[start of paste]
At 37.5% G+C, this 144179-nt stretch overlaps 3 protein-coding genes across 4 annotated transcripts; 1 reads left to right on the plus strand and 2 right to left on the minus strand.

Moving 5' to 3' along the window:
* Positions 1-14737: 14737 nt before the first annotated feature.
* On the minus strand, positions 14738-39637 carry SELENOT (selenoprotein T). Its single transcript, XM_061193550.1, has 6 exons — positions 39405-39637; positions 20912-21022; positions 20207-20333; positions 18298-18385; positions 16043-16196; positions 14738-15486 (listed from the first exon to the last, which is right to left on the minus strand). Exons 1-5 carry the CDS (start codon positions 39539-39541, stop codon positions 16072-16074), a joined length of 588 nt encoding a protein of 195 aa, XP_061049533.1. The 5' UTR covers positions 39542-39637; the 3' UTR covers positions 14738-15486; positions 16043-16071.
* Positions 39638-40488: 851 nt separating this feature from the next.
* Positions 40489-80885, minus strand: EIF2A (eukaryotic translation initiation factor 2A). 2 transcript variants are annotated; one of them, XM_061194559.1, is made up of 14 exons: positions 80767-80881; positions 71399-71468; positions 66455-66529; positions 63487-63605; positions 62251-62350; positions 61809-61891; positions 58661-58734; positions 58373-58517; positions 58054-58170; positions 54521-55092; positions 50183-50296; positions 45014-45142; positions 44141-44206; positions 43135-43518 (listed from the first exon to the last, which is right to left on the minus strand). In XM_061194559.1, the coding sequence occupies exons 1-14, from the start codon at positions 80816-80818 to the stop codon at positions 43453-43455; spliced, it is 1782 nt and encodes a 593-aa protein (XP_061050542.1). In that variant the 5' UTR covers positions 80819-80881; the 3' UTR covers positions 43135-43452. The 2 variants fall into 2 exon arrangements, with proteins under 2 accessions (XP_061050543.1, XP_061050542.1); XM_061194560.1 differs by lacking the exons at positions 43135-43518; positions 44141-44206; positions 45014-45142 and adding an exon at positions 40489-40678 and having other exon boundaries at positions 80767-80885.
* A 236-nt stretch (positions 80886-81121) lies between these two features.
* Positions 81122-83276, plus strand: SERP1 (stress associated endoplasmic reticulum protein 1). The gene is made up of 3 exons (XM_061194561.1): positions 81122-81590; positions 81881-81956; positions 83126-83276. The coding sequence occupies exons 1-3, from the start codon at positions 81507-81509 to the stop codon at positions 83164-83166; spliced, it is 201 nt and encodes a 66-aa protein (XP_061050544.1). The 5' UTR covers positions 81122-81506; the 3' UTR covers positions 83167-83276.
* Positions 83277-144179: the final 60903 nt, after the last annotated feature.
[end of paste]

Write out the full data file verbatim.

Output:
At 37.5% G+C, this 144179-nt stretch overlaps 3 protein-coding genes across 4 annotated transcripts; 1 reads left to right on the plus strand and 2 right to left on the minus strand.

Moving 5' to 3' along the window:
* Positions 1-14737: 14737 nt before the first annotated feature.
* On the minus strand, positions 14738-39637 carry SELENOT (selenoprotein T). Its single transcript, XM_061193550.1, has 6 exons — positions 39405-39637; positions 20912-21022; positions 20207-20333; positions 18298-18385; positions 16043-16196; positions 14738-15486 (listed from the first exon to the last, which is right to left on the minus strand). Exons 1-5 carry the CDS (start codon positions 39539-39541, stop codon positions 16072-16074), a joined length of 588 nt encoding a protein of 195 aa, XP_061049533.1. The 5' UTR covers positions 39542-39637; the 3' UTR covers positions 14738-15486; positions 16043-16071.
* Positions 39638-40488: 851 nt separating this feature from the next.
* Positions 40489-80885, minus strand: EIF2A (eukaryotic translation initiation factor 2A). 2 transcript variants are annotated; one of them, XM_061194559.1, is made up of 14 exons: positions 80767-80881; positions 71399-71468; positions 66455-66529; positions 63487-63605; positions 62251-62350; positions 61809-61891; positions 58661-58734; positions 58373-58517; positions 58054-58170; positions 54521-55092; positions 50183-50296; positions 45014-45142; positions 44141-44206; positions 43135-43518 (listed from the first exon to the last, which is right to left on the minus strand). In XM_061194559.1, the coding sequence occupies exons 1-14, from the start codon at positions 80816-80818 to the stop codon at positions 43453-43455; spliced, it is 1782 nt and encodes a 593-aa protein (XP_061050542.1). In that variant the 5' UTR covers positions 80819-80881; the 3' UTR covers positions 43135-43452. The 2 variants fall into 2 exon arrangements, with proteins under 2 accessions (XP_061050543.1, XP_061050542.1); XM_061194560.1 differs by lacking the exons at positions 43135-43518; positions 44141-44206; positions 45014-45142 and adding an exon at positions 40489-40678 and having other exon boundaries at positions 80767-80885.
* A 236-nt stretch (positions 80886-81121) lies between these two features.
* Positions 81122-83276, plus strand: SERP1 (stress associated endoplasmic reticulum protein 1). The gene is made up of 3 exons (XM_061194561.1): positions 81122-81590; positions 81881-81956; positions 83126-83276. The coding sequence occupies exons 1-3, from the start codon at positions 81507-81509 to the stop codon at positions 83164-83166; spliced, it is 201 nt and encodes a 66-aa protein (XP_061050544.1). The 5' UTR covers positions 81122-81506; the 3' UTR covers positions 83167-83276.
* Positions 83277-144179: the final 60903 nt, after the last annotated feature.